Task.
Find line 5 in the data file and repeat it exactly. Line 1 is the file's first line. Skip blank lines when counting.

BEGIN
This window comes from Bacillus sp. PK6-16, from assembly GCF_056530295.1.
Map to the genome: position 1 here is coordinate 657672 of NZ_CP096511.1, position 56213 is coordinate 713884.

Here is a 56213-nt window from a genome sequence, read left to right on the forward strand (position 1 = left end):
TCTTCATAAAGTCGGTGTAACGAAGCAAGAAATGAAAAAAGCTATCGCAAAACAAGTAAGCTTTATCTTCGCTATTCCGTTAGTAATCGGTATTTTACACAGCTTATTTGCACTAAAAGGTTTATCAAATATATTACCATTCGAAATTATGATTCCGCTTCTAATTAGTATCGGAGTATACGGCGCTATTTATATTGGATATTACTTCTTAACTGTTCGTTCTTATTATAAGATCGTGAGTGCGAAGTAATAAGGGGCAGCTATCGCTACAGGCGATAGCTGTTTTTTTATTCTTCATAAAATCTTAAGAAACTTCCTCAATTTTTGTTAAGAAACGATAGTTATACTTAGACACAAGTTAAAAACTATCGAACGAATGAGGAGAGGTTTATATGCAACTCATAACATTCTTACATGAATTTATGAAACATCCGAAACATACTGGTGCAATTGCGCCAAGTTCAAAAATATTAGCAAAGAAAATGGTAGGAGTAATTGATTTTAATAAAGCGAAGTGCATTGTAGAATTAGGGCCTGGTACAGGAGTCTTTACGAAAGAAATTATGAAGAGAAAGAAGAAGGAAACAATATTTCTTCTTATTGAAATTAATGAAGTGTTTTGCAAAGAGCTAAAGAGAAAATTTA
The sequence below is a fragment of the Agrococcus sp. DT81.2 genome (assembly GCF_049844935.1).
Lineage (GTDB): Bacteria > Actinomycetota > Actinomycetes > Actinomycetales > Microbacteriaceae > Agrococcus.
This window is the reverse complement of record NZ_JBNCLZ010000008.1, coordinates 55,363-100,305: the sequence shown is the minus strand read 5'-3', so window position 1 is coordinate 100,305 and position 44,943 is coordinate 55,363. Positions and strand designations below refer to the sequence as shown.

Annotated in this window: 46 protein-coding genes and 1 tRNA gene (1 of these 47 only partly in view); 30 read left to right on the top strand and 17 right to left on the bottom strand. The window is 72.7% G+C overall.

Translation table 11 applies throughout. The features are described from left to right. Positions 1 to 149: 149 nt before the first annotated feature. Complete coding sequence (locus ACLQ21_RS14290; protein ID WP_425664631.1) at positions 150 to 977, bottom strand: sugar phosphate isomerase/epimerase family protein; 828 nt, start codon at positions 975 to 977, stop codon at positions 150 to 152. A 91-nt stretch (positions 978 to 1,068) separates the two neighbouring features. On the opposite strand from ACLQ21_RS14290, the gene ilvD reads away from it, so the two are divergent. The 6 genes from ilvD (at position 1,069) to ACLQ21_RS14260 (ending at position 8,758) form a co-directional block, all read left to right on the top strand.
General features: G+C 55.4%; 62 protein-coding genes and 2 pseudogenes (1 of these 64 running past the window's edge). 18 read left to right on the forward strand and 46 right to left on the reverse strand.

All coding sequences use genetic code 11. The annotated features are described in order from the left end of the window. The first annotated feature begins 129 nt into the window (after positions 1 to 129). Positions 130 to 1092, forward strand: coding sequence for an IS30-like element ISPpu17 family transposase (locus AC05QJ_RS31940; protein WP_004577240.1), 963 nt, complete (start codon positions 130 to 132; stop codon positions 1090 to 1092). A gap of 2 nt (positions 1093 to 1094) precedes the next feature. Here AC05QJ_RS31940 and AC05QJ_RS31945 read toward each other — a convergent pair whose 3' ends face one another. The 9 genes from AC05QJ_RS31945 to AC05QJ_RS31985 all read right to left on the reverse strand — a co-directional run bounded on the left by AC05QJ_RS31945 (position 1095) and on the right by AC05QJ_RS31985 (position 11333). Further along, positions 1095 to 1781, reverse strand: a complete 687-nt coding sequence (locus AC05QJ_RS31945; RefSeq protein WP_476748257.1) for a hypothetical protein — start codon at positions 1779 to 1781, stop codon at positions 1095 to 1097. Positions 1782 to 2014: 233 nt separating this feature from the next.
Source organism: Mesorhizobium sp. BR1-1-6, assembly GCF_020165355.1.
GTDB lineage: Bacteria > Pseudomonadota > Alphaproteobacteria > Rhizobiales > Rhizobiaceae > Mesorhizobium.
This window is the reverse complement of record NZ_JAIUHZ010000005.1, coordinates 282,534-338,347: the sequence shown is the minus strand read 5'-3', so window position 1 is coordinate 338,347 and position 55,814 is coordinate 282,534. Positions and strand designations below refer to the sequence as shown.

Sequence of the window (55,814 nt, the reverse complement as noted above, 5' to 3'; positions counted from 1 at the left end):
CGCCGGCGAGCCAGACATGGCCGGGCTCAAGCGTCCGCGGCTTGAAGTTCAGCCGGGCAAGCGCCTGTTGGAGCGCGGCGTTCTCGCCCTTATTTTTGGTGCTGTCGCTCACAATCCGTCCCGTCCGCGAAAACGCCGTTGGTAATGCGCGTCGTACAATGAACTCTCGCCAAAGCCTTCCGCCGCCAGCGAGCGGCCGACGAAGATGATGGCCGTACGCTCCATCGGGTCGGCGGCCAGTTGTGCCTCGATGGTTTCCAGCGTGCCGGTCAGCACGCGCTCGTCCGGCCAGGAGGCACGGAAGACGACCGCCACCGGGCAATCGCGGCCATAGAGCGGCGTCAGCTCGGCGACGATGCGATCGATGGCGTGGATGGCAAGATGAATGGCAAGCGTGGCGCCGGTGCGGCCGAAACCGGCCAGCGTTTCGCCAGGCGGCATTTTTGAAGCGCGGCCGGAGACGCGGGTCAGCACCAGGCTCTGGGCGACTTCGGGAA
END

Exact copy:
The sequence below is a fragment of the Agrococcus sp. DT81.2 genome (assembly GCF_049844935.1).